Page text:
More than 9 billion barrels of oil equivalent were discovered last year from high-impact exploration drilling around the world — up from 7.4 billion boe in 2021, according to consultant Westwood Global Energy.
Westwood’s preliminary estimate is than 9.2 billion boe of oil and gas resources were discovered in 2022 and the commercial success rate — the proportion of wells that may result in a potentially commercial development — increased from 29% in 2021 to 36%.
Breakthrough discoveries in the Orange Basin offshore Namibia, at Venus by TotalEnergies and Graff and La Rona by Shell, opened new oil plays with preliminary estimates of potentially more than 3.5 billion boe of discovered oil and gas resources.
After Venus, the second largest discovery in 2022 was made at Uchuva, in the Guijira Basin offshore Colombia, which discovered between 3 trillion and 5 trillion cubic feet of recoverable gas.
Nine potentially commercial discoveries were made in Guyana and one in Suriname, which accounted for around 21% of last year’s total discovered resource.
Westwood noted that frontier exploration drilling activity remained low with only 19 frontier wells completing in 2022, although it delivered an exceptional 26% commercial success rate with five potentially play opening offshore discoveries: Venus and Graff in Namibia, Uchuva in Colombia, Timpan offshore Indonesia and Anchois-2 in Morocco. However, some of these frontier discoveries such as Timpan will need to be appraised to confirm commerciality.
“The commercial success rate in emerging plays increased from 28% in 2021 to 46% in 2022, largely driven by better performance in Suriname-Guyana as the Stabroek joint venture focused drilling in the core of the proven play fairway. Follow-on success in the Cretaceous carbonate play in the Eastern Mediterranean also contributed to emerging play performance with discoveries in Cronos and Zeus, in the Nile Delta, offshore Cyprus,” the consultancy said.
However, the commercial success rate from high-impact drilling in maturing and mature plays decreased from 36% in 2021 to 30% in 2022, with failed attempts to extend the pre-salt play in the Santos and Campos basins offshore Brazil, failures in the South Caspian and no success from the four high-impact wells drilled in northwest Europe.
Explorers taking ‘a measured view’
Global high-impact exploration activity in 2023 is expected to be on a similar level to last year as 2022’s higher oil prices have not translated to more exploration, according to Westwood.
“The Ukraine conflict and high and volatile oil and gas prices have seen energy politics shift in the short term from the environment and energy transition to a focus on affordability and security. Global explorers, meanwhile, are taking a measured view and holding budgets and activity steady while trying to improve overall exploration efficiency,” the consultancy explained.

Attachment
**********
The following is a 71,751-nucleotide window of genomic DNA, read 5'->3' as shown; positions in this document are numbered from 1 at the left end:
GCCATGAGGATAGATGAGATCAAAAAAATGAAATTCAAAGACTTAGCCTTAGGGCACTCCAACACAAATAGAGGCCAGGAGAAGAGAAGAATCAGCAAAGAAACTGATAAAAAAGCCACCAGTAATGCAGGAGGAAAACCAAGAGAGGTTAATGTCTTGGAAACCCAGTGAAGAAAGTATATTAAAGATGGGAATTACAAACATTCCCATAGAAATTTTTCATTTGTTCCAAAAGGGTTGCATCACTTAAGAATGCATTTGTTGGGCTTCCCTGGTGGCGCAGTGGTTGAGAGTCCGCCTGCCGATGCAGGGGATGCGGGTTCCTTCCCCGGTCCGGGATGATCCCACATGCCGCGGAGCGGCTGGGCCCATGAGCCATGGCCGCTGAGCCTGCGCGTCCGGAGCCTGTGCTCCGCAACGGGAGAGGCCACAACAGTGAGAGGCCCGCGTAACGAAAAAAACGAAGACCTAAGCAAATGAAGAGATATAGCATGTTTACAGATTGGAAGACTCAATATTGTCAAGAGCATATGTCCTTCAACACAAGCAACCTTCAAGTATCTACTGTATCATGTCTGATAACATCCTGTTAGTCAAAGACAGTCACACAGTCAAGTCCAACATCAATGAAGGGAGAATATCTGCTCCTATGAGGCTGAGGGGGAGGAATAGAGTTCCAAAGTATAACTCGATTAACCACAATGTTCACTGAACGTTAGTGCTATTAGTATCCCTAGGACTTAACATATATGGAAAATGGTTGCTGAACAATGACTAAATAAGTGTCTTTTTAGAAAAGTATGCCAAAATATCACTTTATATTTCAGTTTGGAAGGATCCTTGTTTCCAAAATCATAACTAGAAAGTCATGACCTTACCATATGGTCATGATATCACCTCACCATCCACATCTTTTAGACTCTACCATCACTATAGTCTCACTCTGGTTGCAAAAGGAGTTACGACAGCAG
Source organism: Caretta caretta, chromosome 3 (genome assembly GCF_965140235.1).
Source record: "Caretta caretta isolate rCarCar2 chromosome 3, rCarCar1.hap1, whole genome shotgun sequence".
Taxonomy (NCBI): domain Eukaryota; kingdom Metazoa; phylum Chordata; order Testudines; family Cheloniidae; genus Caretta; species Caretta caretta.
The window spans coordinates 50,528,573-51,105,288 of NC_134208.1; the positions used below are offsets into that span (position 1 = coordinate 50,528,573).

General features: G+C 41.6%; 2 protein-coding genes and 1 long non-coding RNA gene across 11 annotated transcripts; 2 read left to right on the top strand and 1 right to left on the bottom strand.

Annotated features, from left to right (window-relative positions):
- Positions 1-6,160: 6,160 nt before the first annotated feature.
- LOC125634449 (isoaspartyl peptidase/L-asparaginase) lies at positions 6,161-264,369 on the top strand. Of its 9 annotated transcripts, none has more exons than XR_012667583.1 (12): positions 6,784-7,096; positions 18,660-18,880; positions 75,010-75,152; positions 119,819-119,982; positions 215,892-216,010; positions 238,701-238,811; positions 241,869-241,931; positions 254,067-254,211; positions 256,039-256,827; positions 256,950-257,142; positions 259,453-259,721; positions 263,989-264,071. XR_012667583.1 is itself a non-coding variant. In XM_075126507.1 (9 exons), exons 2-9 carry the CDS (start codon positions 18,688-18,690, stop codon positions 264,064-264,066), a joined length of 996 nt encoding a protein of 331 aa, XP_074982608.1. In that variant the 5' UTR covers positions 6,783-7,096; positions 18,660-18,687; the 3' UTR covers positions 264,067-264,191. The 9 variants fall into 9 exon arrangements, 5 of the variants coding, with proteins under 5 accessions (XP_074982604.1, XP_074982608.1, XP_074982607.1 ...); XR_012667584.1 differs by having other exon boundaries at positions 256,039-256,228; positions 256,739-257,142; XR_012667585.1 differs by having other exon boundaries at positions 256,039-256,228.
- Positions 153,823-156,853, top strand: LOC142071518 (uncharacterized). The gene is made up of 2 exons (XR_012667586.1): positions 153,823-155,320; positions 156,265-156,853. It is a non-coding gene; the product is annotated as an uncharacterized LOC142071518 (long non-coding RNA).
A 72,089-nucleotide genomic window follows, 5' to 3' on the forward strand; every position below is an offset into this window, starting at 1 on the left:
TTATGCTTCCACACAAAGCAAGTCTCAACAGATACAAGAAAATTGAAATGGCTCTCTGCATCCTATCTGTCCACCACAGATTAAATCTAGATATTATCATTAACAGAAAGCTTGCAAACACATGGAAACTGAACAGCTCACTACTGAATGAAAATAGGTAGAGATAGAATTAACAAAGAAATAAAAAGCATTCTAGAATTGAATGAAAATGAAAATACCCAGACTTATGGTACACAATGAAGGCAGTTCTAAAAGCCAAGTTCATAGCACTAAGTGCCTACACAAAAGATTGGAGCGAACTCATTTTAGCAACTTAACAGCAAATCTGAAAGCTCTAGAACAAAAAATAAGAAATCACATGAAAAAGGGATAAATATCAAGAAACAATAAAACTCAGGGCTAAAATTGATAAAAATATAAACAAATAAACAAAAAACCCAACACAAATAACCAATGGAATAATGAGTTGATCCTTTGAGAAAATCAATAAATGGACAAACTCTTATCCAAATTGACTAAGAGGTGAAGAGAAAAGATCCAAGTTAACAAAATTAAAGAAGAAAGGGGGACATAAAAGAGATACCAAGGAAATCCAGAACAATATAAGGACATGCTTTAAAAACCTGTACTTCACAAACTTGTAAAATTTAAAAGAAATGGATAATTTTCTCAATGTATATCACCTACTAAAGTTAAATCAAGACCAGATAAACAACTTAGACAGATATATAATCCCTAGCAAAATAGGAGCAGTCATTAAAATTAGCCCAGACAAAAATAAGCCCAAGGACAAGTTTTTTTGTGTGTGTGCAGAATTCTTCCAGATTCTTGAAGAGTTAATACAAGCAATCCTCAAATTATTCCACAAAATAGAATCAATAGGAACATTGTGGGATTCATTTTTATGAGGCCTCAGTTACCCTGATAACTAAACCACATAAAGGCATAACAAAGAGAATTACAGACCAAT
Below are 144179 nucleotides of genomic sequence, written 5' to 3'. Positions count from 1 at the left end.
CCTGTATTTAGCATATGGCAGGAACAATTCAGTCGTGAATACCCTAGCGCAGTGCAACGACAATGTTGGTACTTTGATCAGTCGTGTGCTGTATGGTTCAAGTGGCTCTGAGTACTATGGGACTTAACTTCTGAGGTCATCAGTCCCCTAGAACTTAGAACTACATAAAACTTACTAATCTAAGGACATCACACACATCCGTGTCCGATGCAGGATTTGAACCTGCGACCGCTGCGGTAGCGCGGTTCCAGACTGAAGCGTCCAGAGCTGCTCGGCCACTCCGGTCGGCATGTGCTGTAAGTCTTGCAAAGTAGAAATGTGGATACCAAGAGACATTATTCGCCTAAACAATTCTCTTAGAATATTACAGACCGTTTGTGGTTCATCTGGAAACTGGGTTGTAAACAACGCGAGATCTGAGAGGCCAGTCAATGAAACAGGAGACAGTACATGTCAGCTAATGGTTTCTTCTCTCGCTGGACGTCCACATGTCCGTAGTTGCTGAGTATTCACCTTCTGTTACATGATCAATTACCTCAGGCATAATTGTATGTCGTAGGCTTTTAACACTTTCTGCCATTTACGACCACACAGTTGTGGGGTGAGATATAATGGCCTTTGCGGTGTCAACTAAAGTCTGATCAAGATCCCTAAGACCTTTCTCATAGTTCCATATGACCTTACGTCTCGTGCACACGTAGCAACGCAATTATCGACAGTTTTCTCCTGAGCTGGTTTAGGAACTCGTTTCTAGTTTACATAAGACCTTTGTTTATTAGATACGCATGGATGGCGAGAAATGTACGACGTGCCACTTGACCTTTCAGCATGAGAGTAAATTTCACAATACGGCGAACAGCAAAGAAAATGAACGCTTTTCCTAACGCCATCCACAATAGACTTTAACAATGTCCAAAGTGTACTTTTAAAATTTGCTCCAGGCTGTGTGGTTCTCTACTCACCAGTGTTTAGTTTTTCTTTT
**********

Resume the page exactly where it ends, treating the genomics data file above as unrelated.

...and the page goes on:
Westwood believes 75 to 85 high-impact wells are expected to be completed this year versus the 81 that were completed in 2022.
South America will continue to be a key region for high-impact exploration, particularly in the Suriname-Guyana basin and offshore Brazil, while Argentina will see its first deep-water well drilled in 2023.
Meanwhile, activity in North America is expected to rebound this year following a quiet 2022, which saw only nine high-impact wells completed.
“This will include more than five high-impact wells in the US Gulf of Mexico, further commitment wells offshore Mexico and a key frontier basin test in the Orphan basin offshore Canada,” Westwood said.
Africa is also an area of focus with wells expected in the emerging Orange basin offshore Namibia, as well as frontier tests offshore Morocco, Gabon and Mozambique.
“The Eastern Mediterranean has also seen a recent up-tick in high-impact exploration drilling, which will continue into 2023 with around five high-impact wells expected.”
However, high-impact drilling activity in Europe, the Middle East and Asia Pacific is expected to fall slightly in 2023 compared with the previous year.
Some of the key wildcats to watch in the Asia Pacific region are Petronas’ Layang-Layang and the Shell-operated Pekaka deep-water wells offshore Sabah, East Malaysia; and the Honeybadger/Stork and Beehive probes offshore Australia.
Petronas’ Malaysia Petroleum Management earlier described the Pekaka prospect on Block 2W as “outstanding” and as being “the spitting image of the Tepat oil and gas discovery in deep-water Block M”.